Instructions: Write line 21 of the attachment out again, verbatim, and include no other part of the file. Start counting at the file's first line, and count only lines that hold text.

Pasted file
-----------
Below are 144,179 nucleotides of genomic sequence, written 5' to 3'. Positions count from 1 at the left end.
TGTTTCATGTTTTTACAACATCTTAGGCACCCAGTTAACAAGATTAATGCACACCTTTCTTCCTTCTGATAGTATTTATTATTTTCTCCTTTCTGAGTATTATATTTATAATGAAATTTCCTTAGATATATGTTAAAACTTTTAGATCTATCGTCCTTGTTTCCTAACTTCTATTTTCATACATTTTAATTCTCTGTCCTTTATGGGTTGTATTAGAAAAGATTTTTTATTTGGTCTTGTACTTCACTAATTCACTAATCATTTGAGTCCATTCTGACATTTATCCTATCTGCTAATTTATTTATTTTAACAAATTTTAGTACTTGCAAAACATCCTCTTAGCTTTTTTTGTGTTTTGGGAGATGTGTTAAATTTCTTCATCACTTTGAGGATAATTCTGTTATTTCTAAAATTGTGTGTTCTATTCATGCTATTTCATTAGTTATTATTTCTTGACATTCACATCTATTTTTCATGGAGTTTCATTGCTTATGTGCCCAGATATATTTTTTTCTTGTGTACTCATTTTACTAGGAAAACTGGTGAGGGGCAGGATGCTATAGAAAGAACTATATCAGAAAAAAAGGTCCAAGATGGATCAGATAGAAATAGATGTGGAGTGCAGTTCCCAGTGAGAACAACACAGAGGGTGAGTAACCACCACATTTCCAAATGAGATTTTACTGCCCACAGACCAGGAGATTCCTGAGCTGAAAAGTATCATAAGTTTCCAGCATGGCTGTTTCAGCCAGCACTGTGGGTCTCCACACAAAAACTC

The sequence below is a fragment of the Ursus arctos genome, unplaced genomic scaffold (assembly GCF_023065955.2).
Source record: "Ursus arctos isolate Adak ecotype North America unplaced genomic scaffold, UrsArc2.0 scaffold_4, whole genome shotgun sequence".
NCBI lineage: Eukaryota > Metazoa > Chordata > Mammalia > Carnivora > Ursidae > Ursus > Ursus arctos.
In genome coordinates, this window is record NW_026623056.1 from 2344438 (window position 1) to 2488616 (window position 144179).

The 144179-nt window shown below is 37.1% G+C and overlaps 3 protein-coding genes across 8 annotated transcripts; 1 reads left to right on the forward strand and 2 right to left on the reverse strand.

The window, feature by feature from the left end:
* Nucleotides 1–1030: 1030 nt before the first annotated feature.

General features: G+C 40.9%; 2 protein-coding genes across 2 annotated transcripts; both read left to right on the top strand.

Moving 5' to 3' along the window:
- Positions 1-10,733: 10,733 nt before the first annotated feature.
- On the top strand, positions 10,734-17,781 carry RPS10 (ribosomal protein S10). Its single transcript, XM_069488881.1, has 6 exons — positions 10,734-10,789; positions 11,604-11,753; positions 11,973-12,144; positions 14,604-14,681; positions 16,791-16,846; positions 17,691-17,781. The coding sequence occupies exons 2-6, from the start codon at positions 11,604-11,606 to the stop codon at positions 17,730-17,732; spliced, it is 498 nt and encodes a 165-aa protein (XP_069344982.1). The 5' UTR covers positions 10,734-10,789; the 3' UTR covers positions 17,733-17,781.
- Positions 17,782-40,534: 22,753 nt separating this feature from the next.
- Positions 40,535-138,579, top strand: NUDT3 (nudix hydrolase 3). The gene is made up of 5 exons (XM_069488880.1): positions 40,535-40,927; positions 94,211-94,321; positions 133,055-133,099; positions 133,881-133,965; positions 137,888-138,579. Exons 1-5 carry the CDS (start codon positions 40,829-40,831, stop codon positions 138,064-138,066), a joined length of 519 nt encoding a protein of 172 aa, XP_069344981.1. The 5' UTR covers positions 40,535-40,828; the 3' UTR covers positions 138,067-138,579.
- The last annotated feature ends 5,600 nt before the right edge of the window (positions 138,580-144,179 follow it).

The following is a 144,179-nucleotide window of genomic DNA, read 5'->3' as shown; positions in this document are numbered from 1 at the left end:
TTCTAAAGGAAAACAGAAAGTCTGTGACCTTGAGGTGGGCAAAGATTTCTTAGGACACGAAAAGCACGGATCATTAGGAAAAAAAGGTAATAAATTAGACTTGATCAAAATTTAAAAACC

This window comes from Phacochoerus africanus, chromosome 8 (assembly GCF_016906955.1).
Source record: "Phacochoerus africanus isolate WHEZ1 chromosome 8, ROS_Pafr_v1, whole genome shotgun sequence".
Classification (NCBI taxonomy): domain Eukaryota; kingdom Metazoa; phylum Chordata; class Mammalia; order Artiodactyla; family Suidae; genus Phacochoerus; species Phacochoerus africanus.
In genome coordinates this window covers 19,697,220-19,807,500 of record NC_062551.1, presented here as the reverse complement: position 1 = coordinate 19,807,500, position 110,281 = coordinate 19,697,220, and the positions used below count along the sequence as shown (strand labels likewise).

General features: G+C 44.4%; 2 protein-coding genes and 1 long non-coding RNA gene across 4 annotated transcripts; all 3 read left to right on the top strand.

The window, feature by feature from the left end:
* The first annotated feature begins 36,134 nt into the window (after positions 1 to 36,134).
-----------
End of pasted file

Classification (NCBI taxonomy): domain Eukaryota; kingdom Metazoa; phylum Chordata; class Mammalia; order Artiodactyla; family Suidae; genus Phacochoerus; species Phacochoerus africanus.